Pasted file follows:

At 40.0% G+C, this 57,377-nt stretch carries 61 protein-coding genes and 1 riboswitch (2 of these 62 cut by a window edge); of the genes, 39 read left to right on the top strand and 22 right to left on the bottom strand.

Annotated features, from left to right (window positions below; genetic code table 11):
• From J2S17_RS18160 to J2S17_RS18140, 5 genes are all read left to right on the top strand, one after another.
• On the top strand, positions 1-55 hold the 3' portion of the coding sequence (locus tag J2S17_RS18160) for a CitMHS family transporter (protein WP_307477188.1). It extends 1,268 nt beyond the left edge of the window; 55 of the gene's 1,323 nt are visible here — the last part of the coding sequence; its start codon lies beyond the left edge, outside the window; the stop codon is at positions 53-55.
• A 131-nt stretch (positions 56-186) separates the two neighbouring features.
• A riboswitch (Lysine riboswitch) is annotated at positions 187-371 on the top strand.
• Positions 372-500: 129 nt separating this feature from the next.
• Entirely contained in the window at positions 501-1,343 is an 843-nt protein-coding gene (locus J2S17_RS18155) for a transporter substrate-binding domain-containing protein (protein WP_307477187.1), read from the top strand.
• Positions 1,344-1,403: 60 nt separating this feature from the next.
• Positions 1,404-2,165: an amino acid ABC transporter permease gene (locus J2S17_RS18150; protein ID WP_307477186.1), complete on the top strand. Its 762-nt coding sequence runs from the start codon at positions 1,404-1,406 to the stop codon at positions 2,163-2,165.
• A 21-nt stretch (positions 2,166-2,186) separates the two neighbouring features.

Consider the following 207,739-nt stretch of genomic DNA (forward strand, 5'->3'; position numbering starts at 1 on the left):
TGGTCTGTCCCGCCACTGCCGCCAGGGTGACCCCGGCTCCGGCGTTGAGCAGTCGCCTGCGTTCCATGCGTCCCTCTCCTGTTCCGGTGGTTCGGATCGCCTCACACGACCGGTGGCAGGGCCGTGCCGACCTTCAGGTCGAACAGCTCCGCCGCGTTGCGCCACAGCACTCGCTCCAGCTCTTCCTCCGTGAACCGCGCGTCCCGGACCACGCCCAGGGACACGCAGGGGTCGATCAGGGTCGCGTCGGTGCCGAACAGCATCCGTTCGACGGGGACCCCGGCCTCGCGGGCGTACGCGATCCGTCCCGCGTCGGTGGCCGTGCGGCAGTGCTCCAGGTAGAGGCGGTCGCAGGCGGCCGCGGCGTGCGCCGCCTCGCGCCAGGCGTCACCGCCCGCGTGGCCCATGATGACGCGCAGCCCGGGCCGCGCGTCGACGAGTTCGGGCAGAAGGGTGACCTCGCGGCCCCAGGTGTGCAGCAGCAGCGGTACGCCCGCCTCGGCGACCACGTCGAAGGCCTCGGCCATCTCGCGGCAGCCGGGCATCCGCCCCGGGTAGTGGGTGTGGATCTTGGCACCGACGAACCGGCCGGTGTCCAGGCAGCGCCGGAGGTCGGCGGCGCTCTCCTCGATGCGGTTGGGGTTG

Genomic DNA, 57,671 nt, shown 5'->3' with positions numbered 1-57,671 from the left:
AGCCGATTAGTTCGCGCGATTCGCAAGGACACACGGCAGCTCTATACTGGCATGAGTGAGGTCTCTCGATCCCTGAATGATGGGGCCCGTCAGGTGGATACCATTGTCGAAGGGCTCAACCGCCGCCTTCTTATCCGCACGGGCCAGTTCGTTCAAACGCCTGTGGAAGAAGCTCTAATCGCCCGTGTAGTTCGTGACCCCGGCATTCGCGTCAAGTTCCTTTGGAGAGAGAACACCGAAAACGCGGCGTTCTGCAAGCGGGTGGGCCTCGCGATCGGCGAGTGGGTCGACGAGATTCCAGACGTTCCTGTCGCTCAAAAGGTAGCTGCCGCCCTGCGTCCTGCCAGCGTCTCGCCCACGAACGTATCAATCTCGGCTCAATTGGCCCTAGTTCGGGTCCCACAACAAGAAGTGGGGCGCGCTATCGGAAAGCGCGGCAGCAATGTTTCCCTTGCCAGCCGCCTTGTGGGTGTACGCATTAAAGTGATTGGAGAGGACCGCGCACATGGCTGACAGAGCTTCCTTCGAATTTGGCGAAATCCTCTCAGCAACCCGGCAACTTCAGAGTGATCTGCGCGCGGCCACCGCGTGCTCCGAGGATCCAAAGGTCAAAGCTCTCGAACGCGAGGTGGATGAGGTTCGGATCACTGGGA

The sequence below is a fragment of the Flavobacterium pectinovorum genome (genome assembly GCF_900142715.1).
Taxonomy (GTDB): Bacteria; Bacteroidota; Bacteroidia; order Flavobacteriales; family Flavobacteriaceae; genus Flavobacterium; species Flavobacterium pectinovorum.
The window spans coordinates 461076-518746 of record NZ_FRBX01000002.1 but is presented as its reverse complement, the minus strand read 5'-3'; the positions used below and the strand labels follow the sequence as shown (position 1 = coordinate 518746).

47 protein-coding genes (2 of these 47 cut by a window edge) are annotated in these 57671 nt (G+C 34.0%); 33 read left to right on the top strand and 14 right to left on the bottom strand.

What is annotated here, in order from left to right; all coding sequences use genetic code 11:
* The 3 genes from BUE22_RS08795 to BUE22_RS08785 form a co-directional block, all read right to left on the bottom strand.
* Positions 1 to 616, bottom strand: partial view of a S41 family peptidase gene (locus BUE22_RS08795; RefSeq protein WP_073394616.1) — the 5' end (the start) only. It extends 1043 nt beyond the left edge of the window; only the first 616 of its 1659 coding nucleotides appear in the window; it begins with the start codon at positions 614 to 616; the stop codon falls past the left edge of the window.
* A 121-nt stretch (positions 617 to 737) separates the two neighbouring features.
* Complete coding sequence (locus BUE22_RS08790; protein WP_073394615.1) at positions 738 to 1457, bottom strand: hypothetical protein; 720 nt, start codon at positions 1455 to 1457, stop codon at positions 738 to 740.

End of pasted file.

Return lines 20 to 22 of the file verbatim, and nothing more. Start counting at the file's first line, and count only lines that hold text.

What is annotated here, in order from left to right; all coding sequences use genetic code 11:
* The 3 genes from BUE22_RS08795 to BUE22_RS08785 form a co-directional block, all read right to left on the bottom strand.
* Positions 1 to 616, bottom strand: partial view of a S41 family peptidase gene (locus BUE22_RS08795; RefSeq protein WP_073394616.1) — the 5' end (the start) only. It extends 1043 nt beyond the left edge of the window; only the first 616 of its 1659 coding nucleotides appear in the window; it begins with the start codon at positions 614 to 616; the stop codon falls past the left edge of the window.